You probably won’t get very far in teaching without hearing about a plethora of sticky note activities. It might even seem overwhelming because you can use sticky notes for just about anything. What are the best practices for using sticky notes, especially when you’re teaching older students? Read on to see my suggestions. 1. Use them conscientiously There are two points to consider - how to get ahold of them, and what to do with them when you’re done. Buy in bulk for the best bang for your buck. But if you are tight in the supply budget and it’s part of your school culture to provide supply lists to students, consider having students contribute to a class stock of sticky notes or have them bring their own supply. The other thing to consider is how to dispose of sticky notes. There’s a myth that sticky notes can’t be recycled. While some types of sticky notes are harder to recycle (like those with fluorescent dyes), and not all recycling centers take “mixed paper”, I recommend consid...
Shakespeare has been gone for 400 years and yet we still insist on keeping him in our classroom. Mention Shakespeare, and I can guarantee teens immediately put up a front. Breaking through that initial abrasiveness can sometimes become a hurdle - but pointing out Shakespeare’s relevancy is a great start to a study. Below are some quick thoughts you might consider sharing with students, as well as several resources you can use while teaching Shakespeare. Shakespeare influenced our language. You can find so many references in our English language directly from Shakespeare’s work. If your students have ever been tongue-tied or hoodwinked, they’re quoting Shakespeare. There is a definitive record of Shakespeare being identified as the sole user or the first user of many common words and phrases. Your students might enjoy focusing on phrases they do recognize instead of worrying about what seems confusing. Shakespeare's themes are timeless. If you cut the language that feels outdated to...
It’s the not-so-favorite time of year - state testing. And while students may agonize and teachers may groan at the thought of another year of standardized testing in the midst of whatever this new normal is, it’s up to us to prepare our students the best we can. Here are six ideas to help you prep for the test prep season. 1. Get organized This applies to you as well as your students. Think about your game plan. What are you going to accomplish? “Prep for state testing” is too broad a statement. Think about specific tasks, specific knowledge your students need. Think about how you’ll organize your students and how much time you will need. Don’t add more stress to the situation by going in at the last minute with packets you found on the internet but didn’t have time to vet. Be methodical in what you plan. If you’ve waited until the final hour, focus on one or two main test prep areas: writing with evidence or focusing on listening skills. 2. Try something fun Students don’t need endl...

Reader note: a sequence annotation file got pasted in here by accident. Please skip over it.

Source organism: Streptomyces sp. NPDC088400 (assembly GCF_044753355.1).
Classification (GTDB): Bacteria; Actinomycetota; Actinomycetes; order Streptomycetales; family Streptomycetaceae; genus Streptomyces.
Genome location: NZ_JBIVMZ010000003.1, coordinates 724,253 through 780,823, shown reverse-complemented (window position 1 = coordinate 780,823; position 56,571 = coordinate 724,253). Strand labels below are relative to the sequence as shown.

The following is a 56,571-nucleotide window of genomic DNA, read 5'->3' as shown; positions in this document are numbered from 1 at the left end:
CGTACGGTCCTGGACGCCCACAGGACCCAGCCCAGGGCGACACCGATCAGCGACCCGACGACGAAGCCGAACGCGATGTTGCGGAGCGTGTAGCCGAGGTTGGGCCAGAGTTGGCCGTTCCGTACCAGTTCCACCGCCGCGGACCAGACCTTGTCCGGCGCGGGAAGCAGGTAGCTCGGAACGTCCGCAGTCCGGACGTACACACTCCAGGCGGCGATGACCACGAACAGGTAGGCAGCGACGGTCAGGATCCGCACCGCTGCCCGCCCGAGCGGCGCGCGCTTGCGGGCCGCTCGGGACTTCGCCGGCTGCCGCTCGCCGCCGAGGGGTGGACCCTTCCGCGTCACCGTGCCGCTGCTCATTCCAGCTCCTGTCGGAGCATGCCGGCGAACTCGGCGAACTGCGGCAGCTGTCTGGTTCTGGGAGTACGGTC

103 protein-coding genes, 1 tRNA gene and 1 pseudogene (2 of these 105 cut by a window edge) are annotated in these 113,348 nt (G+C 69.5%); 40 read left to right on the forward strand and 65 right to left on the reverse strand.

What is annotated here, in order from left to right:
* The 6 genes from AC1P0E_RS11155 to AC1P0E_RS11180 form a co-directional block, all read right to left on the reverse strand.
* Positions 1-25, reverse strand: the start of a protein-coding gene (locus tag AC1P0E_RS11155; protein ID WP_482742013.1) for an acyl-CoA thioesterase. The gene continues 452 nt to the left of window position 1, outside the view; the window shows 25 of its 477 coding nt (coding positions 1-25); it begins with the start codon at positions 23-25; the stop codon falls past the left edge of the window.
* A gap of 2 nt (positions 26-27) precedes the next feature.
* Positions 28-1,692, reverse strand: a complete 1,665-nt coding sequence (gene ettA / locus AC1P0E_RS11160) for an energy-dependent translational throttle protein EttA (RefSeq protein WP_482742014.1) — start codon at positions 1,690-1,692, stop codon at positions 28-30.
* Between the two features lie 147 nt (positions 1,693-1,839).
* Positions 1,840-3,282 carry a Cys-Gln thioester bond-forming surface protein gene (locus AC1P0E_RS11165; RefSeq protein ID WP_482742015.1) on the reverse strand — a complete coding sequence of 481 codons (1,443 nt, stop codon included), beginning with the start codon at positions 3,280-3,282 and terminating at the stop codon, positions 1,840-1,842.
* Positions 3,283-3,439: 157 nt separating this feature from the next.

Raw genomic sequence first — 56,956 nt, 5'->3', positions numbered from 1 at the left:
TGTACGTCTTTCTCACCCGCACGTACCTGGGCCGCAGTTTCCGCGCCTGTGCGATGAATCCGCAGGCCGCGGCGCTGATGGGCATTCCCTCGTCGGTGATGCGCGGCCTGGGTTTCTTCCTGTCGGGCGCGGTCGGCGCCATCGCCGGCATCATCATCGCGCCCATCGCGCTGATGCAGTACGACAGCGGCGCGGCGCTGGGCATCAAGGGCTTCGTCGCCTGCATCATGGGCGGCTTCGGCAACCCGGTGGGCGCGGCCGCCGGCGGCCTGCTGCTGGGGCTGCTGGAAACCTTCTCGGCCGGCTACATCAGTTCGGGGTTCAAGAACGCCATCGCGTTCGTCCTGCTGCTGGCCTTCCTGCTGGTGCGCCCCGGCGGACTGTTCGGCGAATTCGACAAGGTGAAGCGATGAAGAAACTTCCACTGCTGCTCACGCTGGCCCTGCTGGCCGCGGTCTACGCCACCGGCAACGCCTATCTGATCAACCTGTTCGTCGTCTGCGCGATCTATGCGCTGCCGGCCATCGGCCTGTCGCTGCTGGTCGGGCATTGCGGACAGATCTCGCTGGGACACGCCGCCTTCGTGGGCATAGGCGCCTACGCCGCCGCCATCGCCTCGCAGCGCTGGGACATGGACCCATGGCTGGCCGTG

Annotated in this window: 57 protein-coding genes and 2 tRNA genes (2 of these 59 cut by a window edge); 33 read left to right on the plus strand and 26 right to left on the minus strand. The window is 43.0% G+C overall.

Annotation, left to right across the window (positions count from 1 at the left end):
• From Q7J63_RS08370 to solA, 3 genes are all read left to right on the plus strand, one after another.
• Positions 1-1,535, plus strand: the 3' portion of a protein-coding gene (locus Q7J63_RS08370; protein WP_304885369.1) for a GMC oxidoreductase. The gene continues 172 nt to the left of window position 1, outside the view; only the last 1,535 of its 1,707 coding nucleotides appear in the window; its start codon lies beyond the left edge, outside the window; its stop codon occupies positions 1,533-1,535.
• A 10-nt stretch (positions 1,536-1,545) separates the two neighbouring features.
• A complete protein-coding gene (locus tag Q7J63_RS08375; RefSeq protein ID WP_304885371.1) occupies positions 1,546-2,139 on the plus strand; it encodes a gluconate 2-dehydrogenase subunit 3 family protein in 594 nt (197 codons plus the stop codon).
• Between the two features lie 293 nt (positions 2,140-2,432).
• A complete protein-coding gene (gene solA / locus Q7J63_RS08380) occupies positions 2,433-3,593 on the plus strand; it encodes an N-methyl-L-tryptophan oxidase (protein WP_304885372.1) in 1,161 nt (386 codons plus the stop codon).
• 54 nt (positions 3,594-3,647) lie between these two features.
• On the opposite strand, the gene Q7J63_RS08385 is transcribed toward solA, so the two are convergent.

When it comes to reading nonfiction, my students tend to get bleary-eyed and hard-of-hearing. It’s like they instantly think of their history textbooks and informational articles and they decide before they even know the topic that they aren’t going to like it. For many students, nonfiction is like the vegetable of literature, but it doesn’t have to be this way. This is why I work hard to make sure I have a variety of activities to engage my students. Read about some of my favorites below. 1. Fact vs Opinion This super easy activity simply involves you presenting the topic of study and having students create a class list of information. Students share what they know (or think) they know about the subject. You can then assign a pre-reading activity separating fact from fiction, or have students revisit the list after reading. 2. Learn to Annotate Annotating is such an important skill because your students learn to engage with the text. It also has shown to improve retention, and helps i...
If you’ve never conducted a fishbowl discussion in your classroom, you and your students are missing out. Similar to a Socratic Seminar, fishbowl discussions are organized classroom discussions that require students to prepare thoughtful responses to deliver in class. I love using fishbowl discussions as an end of the unit review activity because I can give my students a lot of content to review and use to prepare for the discussion, and I can also use the discussion itself as a way to assess my students’ speaking and listening skills. Organize your classroom You will want to prepare your classroom for the discussion. Typically, I place two tables or four desks in the center of the room. That is my fishbowl. During the discussion, four students will sit in the middle of the room and answer and discuss the topic questions. The rest of the tables and desks in the room are arranged in a circular pattern around the fishbowl. That way, just like people look at the fi...
Whether you just signed your first teaching contract, are a seasoned educator, or you are still working toward your earning your teaching license, it is never too early (or late) to start building your classroom library. In fact, the earlier you start building your classroom library, the easier the task will be. I believe that classroom libraries are an essential part of every single secondary classroom, whether you teach English language arts or not. Teenagers need to have easy access quality, interesting books: books that they will actually want to read. Even if you don’t have an independent reading program attached to your curriculum, it is important for your students to know you value reading and that you have a plethora of books just waiting for them. While the easiest way to build a classroom library would simply be to buy every.single.title.available, that isn’t the most economical way to start your collection, especially if you are just starting your teaching career. ...